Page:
Note there is no good news for Tier 3, “In tier 3 areas: people should not take part in any indoor sport or physical activity with people from outside their household. This includes indoor team and individual sports, training sessions and exercise classes.”

Picking this apart:

Organised Sport is defined as “formally organised by a national governing body, club, public body, qualified instructor, company or charity, and which follows the sport’s national governing body’s guidance. Organised sport benefits from a departure from some restrictions …”

There are two limbs to this:

  • “formally organised…  …qualified instructor” – that should cover most Yoga teachers – strictly anyone not “qualified” is excluded, but as there is no definitive qualification structure for Yoga then presumably any course of any length with an external certificate would meet this requirement without minimum hours or standards
  • which follows the sport’s national governing body’s guidance” within England that would be British Wheel of Yoga.  BWY have guidance on their website around running classes, the contents of which won’t be a surprise to most readers – eg social distancing, Covid secure.

A couple of points of clarification here (otherwise, don’t shoot the messenger):

  • First the the Governing Body issue, as it creates strong and polarised views in the Yoga Community.  BWY is appointed Governing Body for Yoga in England by Sport England, who in turn are mandated by the Government.  This does not mean that BWY make mandatory rules for non member Yoga Teachers, or that the guidance only applies to BWY teachers, or that BWY creates some elite band of Yogis.  It does mean that BWYs Covid guidance is regarded by Sport England / Government as being best practice sector wide.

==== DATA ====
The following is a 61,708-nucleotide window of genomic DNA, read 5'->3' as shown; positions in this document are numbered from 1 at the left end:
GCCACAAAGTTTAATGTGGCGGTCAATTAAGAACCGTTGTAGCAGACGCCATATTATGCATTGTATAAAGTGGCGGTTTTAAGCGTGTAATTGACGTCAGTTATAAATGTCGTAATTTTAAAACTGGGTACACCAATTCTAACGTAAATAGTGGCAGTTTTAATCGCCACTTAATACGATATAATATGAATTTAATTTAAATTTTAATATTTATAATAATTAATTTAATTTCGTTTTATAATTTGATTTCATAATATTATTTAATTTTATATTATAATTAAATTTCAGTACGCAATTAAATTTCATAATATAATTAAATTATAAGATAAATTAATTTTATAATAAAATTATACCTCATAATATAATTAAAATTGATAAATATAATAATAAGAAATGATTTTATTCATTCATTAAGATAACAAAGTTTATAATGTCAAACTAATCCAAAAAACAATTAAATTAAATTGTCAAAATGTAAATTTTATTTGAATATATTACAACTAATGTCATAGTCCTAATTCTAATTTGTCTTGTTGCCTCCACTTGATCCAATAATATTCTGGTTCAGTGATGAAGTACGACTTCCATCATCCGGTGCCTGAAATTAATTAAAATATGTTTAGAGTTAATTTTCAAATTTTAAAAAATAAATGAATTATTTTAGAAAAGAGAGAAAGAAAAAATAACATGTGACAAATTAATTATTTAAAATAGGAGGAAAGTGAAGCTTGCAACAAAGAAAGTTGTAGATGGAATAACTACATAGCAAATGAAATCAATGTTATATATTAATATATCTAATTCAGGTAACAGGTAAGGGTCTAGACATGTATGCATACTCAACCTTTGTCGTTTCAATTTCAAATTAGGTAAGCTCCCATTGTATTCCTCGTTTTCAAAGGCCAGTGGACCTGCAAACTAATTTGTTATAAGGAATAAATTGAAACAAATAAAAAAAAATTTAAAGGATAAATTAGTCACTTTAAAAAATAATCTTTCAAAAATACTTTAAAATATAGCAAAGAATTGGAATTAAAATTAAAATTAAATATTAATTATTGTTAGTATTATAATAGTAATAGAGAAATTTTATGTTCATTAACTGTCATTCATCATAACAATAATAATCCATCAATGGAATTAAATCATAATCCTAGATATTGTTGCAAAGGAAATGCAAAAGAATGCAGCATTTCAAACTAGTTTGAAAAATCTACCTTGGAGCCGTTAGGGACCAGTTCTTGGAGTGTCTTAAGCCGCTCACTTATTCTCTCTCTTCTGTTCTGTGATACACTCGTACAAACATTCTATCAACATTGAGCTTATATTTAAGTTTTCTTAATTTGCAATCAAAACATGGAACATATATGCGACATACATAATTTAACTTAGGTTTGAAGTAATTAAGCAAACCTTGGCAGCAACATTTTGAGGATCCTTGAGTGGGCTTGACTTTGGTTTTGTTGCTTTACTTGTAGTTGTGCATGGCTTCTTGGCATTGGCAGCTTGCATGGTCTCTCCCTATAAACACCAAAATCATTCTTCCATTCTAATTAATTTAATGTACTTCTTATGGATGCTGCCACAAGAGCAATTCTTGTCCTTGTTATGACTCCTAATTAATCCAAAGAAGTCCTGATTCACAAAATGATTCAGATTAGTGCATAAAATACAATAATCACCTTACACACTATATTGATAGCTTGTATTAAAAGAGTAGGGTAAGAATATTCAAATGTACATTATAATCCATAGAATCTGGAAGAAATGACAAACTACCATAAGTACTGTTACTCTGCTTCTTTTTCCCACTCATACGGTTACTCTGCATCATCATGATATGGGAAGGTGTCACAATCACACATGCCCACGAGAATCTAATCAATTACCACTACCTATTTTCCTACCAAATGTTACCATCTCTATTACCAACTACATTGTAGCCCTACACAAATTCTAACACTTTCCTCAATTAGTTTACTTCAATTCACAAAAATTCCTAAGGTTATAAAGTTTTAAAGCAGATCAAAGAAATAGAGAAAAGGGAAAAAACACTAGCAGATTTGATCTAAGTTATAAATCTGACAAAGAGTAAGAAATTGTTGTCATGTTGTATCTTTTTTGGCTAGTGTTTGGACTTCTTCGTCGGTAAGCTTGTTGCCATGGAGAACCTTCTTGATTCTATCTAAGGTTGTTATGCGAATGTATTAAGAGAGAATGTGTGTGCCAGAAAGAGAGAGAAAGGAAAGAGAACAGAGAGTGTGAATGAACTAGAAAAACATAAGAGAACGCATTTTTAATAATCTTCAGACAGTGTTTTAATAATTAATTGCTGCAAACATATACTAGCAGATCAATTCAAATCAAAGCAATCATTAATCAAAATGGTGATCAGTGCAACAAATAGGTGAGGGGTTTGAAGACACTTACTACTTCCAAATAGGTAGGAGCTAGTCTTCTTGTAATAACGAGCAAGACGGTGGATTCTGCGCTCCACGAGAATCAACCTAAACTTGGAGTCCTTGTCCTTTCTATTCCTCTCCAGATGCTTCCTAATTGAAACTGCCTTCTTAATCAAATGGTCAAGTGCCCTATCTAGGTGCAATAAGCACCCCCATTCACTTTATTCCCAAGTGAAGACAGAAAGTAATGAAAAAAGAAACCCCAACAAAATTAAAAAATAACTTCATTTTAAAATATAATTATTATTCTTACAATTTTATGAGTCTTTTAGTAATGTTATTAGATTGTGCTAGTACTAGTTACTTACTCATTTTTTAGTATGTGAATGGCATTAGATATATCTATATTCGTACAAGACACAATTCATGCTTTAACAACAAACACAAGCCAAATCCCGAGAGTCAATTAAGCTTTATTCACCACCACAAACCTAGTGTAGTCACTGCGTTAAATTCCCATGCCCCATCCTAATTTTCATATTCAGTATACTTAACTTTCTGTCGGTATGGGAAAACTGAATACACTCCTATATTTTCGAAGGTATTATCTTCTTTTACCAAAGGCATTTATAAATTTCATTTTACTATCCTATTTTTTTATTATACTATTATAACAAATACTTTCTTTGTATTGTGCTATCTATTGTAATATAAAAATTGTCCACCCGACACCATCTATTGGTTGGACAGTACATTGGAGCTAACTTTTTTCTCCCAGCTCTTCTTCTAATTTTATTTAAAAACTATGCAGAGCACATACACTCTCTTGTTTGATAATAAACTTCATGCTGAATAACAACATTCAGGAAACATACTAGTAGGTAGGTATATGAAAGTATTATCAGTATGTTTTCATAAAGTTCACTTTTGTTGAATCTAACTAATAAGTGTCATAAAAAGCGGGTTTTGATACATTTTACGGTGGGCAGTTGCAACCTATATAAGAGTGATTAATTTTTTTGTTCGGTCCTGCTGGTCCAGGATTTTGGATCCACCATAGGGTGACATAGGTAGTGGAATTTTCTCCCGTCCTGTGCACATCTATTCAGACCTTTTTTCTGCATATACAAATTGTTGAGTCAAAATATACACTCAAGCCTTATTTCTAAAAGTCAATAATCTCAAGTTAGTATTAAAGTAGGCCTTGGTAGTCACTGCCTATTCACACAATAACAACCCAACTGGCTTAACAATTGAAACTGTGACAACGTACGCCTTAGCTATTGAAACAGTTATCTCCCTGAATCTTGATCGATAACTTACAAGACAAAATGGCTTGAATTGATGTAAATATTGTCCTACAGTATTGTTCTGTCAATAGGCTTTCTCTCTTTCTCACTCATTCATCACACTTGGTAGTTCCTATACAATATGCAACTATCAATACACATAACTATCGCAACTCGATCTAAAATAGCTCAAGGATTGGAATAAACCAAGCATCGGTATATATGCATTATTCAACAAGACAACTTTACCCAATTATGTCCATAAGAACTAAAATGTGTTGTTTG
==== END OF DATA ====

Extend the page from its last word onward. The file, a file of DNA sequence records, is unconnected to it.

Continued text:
• Secondly, classification of Yoga as “sport” or “exercise” – not ideal, but its how the Government sees things, and, in fairness, they do have to be broad brush.  Could you argue “my classes aren’t sport or fitness so this doesn’t apply to me”?  Probably, but its not clear where it would get you as things currently stand in any of the three tiers.
  • Similar principles will apply for other group exercise modalities, where there is a Governing body.

The guidance goes on to say “Informal or self-organised sport and physical activity is not exempt, and must adhere to legal gathering limits – both indoors and outdoors.” and mentions, for indoor situations, Rule of 6 for Tier 1 and no household mixing for Tier 2.   So anything not meeting the criteria above, i,e. that is run by a qualified instructor, and adhering to Governing Body guidance, falls under this heading and is restricted by normal Tier 1/2 social rules.  Presumably this is to stop a group of friends getting together socially under the pretence of a exercise class.

In summary there is a clear Government statement here that group classes, run by qualified instructors acting in accordance with best practice, are not restricted to Rule of 6 in Tier 1 and/or No Household Mixing in Tier 2.

Jessica Garbett
1 December 2020